Egypt Independent

Four students shot dead at Sudan protest: opposition medics



KHARTOUM (Reuters) – At least four school children and one adult were shot dead as security services broke up a protest in the Sudanese city of El-Obeid on Monday, campaigners said.

A group of doctors linked to the opposition said the five were hit during a demonstration by high school pupils in the main city in Sudan’s North Kordofan state.

Many other people were injured, added the Central Committee of Sudanese Doctors – one of a group of unions and professional bodies that helped lead months of protests against Sudan’s long-term leader Omar al-Bashir.

There was no immediate statement from the state security services, or from Sudan’s military leaders who ousted Bashir in a coup in April as the protests mounted.

Videos circulating on social media purported to show pupils protesting outside El-Obeid’s main hospital against the killings and injuries.

Hundreds of teenagers in uniform chanted “blood for blood, we will not accept blood money” in the footage. Reuters could not immediately verify the authenticity of the videos, or when they were taken.

The doctors group did not give details on what first started the protest in El-Obeid, around 400 km (250 miles) southwest of the capital Khartoum.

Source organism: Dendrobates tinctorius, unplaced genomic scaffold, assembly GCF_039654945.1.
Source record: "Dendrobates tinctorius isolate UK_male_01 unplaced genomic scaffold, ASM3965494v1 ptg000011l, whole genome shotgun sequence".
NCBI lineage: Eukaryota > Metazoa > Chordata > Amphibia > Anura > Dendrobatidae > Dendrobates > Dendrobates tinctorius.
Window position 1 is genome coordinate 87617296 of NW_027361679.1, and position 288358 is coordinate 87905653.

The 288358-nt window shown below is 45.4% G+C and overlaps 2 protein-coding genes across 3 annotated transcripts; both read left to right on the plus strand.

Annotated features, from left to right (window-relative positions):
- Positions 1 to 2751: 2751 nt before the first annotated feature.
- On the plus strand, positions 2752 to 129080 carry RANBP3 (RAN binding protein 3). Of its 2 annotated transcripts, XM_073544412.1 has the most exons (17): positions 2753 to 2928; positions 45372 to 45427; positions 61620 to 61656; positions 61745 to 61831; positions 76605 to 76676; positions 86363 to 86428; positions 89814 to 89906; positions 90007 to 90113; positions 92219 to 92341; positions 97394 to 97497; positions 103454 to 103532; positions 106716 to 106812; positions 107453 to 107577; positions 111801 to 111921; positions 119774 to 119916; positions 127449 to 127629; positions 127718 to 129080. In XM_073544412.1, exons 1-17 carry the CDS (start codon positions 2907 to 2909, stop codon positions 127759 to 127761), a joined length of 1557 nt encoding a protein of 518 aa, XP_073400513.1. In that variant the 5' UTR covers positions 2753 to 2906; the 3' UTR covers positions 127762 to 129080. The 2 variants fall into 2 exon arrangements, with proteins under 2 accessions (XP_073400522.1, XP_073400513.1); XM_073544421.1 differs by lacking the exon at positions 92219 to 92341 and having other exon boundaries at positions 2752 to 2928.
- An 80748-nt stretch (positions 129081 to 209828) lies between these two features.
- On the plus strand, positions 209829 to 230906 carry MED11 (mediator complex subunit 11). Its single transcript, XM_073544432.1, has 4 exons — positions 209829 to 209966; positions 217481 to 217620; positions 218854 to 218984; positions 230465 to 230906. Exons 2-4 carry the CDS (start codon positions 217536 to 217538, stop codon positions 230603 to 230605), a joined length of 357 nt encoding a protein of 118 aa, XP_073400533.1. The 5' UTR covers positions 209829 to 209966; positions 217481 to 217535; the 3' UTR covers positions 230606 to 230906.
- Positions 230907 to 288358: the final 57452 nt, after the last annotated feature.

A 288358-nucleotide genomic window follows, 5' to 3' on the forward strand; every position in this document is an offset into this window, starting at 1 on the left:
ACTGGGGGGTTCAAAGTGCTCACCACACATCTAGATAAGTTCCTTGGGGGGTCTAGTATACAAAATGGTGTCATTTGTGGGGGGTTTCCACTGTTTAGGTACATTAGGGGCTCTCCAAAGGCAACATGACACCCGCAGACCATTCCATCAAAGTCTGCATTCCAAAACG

But opposition activists have kept up their demonstrations since April, pressing for the military to speed up the move to civilian rule and calling for justice for people killed during a raid on a sit-in protest in Khartoum in June.

The main opposition Forces of Freedom and Change coalition is negotiating with the ruling military council to finalize an agreement for a three-year transition to elections.

The two sides signed a deal on July 17 setting out the transition’s institutions. But talks have been repeatedly delayed since then amid disagreements of the wording of a constitutional declaration to determine the role of a new council to run Sudan.

Reporting by Omar Fahmy; Writing by Yousef Saba and Nadine Awadalla; Editing by Catherine Evans and Andrew Heavens

File photo: Khartoum protests 2019